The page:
The supplier has now taken over the supply function for a specific good or a service; the customer is completely dependent on the business.



Facebook is a prime example – whether it is to post, share, or amplify, the marketer would have to send a friend request (or a permission) to the potential prospects.[10] Other notable examples of permission marketing are listed below:

Opt-in email

Opt-in email is an example of permission marketing, where Internet users request to receive information about a certain product or a service.[11] Supporters of permission marketing claim it to be effective, as the potential client would be more interested in information that was requested in advance. It is also more cost-efficient in comparison to traditional marketing methods, as businesses only need to target consumers who have expressed an interest in their product.[12]

Huffington Post

Huffington Post is an American online news aggregator and blog which offers original content including the areas including politics, business, entertainment, environment, technology, etc. The Huffington Post has a clear permission marketing-based approach: the readers will be required to register on the site using their social media (such as Facebook, Twitter, etc.). The registration implies that readers have given the permission for Huffington Post to send them marketing information, such as newsletters.[13]


YouTube is a video-sharing website which enables its users to upload, view, and share videos. Many firms utilize YouTube as part of their social media marketing strategy to promote their products and services. Firms specifically make use of the “subscribing” feature to establish a permission-based relationship with their customers. Subscription would imply that viewers have given permission for the business to market them with updated information, campaign, etc.[14]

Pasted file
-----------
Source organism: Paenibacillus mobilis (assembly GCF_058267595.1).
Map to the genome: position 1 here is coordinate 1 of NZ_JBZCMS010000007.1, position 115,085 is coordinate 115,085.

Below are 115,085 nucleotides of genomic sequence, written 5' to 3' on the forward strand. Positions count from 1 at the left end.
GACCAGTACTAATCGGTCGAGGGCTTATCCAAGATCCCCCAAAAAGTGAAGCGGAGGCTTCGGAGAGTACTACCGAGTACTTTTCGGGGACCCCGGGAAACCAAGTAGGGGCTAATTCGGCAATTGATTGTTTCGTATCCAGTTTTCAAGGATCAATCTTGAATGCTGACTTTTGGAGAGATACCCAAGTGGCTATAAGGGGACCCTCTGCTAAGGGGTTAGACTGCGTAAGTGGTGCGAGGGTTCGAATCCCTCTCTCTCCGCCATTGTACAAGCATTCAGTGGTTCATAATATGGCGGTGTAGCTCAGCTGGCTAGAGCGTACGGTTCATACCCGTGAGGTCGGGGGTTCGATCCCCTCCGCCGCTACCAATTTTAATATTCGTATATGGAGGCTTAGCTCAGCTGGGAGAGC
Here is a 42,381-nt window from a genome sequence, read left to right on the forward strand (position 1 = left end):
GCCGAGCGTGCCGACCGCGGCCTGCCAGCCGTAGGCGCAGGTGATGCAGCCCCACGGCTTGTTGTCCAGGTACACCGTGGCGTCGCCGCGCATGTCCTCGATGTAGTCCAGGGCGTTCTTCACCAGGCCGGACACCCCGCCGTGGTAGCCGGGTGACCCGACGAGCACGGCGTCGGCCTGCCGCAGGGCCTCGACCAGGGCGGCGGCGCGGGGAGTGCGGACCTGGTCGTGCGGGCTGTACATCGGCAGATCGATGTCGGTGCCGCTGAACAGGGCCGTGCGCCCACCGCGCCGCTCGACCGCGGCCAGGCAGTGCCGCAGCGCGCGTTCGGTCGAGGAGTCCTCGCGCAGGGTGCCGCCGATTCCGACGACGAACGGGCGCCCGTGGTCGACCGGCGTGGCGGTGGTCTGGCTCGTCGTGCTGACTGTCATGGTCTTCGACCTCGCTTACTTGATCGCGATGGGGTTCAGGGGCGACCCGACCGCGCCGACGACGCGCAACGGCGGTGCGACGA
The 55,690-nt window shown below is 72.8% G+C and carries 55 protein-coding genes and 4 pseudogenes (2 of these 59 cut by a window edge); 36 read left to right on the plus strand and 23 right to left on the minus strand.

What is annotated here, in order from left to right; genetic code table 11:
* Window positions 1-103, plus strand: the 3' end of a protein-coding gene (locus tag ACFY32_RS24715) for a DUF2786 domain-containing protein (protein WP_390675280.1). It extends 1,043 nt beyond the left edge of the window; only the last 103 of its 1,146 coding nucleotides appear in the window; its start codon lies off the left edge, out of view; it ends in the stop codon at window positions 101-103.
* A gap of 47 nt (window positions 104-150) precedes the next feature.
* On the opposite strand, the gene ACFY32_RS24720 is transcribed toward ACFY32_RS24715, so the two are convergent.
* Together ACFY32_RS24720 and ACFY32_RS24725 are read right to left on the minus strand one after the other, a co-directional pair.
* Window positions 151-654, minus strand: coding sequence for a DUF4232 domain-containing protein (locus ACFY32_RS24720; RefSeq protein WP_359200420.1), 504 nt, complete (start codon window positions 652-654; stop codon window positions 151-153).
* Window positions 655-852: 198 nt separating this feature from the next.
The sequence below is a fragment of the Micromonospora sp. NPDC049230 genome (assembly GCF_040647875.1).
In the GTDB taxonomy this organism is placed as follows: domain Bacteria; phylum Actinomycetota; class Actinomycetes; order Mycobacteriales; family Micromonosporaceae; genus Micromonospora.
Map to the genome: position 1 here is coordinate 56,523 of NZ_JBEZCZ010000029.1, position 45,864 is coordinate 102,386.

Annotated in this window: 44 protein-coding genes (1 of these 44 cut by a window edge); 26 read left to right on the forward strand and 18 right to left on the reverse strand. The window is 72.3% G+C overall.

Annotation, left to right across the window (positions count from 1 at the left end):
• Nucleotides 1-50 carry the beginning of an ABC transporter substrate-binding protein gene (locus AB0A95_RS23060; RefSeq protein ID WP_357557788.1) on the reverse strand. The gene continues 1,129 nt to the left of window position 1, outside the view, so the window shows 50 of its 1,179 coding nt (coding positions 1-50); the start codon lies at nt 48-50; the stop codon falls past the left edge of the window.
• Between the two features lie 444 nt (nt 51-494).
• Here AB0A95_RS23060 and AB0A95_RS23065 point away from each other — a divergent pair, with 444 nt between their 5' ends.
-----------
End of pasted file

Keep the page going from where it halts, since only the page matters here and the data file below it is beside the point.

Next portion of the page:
Sundance Vacations

Sundance Vacations is a travel company that allows customers to buy vacations in bulk. The company employs a method of permission marketing by attending sporting events, shows and more and getting people to sign up to win their annual sweepstakes. The entry forms that are filled out contain an agreement that says the company is allowed to contact the person filling the form at the methods provided by the entrant. The potential client's signature is considered a form of consent to contact them, which allows the company to then email and phone market to entrants.[15]


  1., (2014). Seth Godin. [online] Available at: [Accessed 22 Oct. 2014].
  2. Kavassalis, P., Spyropoulou, N., Drossos, D., Mitrokostas, E., Gikas, G. and Hatzistamatiou, A. (2003). Mobile permission marketing: framing the market inquiry. International Journal of Electronic Commerce, 8(1), pp.55--79.
  3. Godin, S. (1999). Permission marketing. New York: Simon & Schuster.
  4. Godin, S. (1999). Permission marketing. New York: Simon & Schuster.
  5. Forbes, (2014). Seth Godin's 'Permission Marketing' Turns 15. [online] Available at: [Accessed 24 Oct. 2014].
  6. Saarbeck, S. (2014). Permission Marketing. Wiesbaden: Imprint: Springer Gabler.
  7. MasterBase, (2014). Permission Marketing. [online] Available at: [Accessed 18 Oct. 2014].
  8. MasterBase, (2014). Permission Marketing. [online] Available at: [Accessed 18 Oct. 2014].
  9. Godin, S. and Cohen, L. (2009). Permission marketing. Paris: Maxima.
  10. TED, (2014). Seth Godin: How to get your ideas to spread. [video] Available at: [Accessed 27 Oct. 2014].
  11. Aweber, (2014). Permission Based Email Marketing - Opt-In Email Marketing from AWeber. [online] Available at: [Accessed 18 Oct. 2014].
  12. Krishnamurthy, S. (2001). A comprehensive analysis of permission marketing. Journal of Computer-Mediated Communication, 6(2), pp.4--6.
  13. Yovanno, D. (2011). Why Permission Marketing Is the Future of Online Advertising. [online] Mashable. Available at: [Accessed 18 Oct. 2014].
  14. Yovanno, D. (2011). Why Permission Marketing Is the Future of Online Advertising. [online] Mashable. Available at: [Accessed 18 Oct. 2014].
  15. "Sundance Vacations/Dowd Marketing on the American Business Awards". Stevie Awards Website. Stevie Awards. Retrieved 8 October 2015.